China trade unsustainable: African leader
The South African President Jacob Zuma today sounded a note of caution on the increasing commerce between Africa and China, saying the current pattern of trade was unsustainable in the long term.world Updated: Jul 20, 2012 00:50 IST
The South African President Jacob Zuma on Thursday sounded a note of caution on the increasing commerce between Africa and China, saying the current pattern of trade was unsustainable in the long term.
Zuma was delivering his speech at the ongoing 5th Forum on China-Africa Cooperation and his statement came soon after President Hu Jintao pledged USD 20 billion as loans to African countries over the next three years besides saying, "both sides should oppose the big bullying the small, the strong domineering the weak and the rich oppressing the poor."
In the audience was UN secretary general Ban Ki-moon besides the leaders and ministers from 40 African countries.
Trade between China and Africa hit $166 billion in 2011, an increase of three-times since 2006, with a trade surplus in Africa's favour due to exports of raw materials such as crude oil and copper. China is a major exporter of cheap manufactured goods to Africa, such as electronics and clothes.
China's investment in Africa is estimated at $15 billion over the past decade in more than 50 countries. It's growing rapidly as Chinese companies build infrastructure across the continent, from dams and airports to mines, wind farms and sports stadiums.
China has also built over 100 schools, 30 hospitals, 30 anti-malaria centers and 20 agricultural technology demonstration centers in Africa.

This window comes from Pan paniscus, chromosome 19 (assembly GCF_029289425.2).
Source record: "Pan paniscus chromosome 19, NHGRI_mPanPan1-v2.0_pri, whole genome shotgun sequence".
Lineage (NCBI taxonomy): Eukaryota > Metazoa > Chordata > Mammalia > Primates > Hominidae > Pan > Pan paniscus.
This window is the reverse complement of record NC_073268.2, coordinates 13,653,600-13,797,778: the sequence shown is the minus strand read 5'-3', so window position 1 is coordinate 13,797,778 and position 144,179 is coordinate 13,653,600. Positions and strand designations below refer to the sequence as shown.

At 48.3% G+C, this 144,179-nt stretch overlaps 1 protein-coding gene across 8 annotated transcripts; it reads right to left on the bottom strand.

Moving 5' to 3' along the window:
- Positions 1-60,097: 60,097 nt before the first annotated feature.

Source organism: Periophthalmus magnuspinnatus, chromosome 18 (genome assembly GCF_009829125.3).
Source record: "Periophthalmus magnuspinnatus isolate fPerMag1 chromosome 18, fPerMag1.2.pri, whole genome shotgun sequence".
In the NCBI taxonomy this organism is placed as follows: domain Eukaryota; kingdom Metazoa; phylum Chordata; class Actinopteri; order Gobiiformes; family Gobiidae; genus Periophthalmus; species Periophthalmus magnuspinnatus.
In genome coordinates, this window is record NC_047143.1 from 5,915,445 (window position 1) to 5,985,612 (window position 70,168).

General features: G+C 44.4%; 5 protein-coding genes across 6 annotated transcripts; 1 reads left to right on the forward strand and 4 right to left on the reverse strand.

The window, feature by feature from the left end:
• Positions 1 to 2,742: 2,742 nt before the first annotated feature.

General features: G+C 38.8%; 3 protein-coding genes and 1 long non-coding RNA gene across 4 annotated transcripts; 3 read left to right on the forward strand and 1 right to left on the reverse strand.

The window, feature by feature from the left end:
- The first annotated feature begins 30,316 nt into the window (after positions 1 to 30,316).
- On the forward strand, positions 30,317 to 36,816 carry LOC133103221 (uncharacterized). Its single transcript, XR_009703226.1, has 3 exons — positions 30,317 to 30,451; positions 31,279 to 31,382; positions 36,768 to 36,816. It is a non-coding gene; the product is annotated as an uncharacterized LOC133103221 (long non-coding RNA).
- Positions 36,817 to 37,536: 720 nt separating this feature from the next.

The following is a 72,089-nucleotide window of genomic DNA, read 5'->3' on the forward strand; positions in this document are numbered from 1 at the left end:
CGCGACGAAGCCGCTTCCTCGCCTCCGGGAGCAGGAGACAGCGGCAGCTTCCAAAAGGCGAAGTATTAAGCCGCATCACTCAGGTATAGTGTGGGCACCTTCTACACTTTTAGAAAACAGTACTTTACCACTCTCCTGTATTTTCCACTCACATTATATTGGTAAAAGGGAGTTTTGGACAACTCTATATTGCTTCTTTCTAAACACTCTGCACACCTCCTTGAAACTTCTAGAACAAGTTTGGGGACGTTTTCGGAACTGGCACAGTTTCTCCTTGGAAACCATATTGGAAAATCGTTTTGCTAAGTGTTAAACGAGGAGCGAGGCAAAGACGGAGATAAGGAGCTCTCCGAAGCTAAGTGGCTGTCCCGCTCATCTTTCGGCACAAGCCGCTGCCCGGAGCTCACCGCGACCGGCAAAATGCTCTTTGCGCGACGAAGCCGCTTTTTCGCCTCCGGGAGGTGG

Nigeria announced the signing of a $1.5bn railroad project to be built by the state-owned China Civil Engineering Construction Corporation late on Wednesday night. The Communist country's presence in African counties has also triggered controversy especially over corruption, labour issues and aiding countries run by repressive regimes.
"China's commitment to Africa has already been demonstrated through tangible and concrete results, particularly in terms of human resource development, debt relief, and investment. On the other hand, Africa's commitment to China's development has been demonstrated by the supply of raw materials, other products, and technology transfer. As we all agree, Your Excellency, this trade pattern is unsustainable in the long term," Zuma said.
Giving the example of Africa's relationship with Europe, Zuma said: "Africa's past economic experience with Europe dictates a need to be cautious when entering into partnerships with other economies…We certainly are convinced that China's intention is different to that of Europe, which to date continue to attempt to influence African countries for their sole benefit."
In his speech, Hu said China will focus on five priority areas like investment in infrastructure and agriculture, people to people interaction and on creating a peaceful and stable environment for development.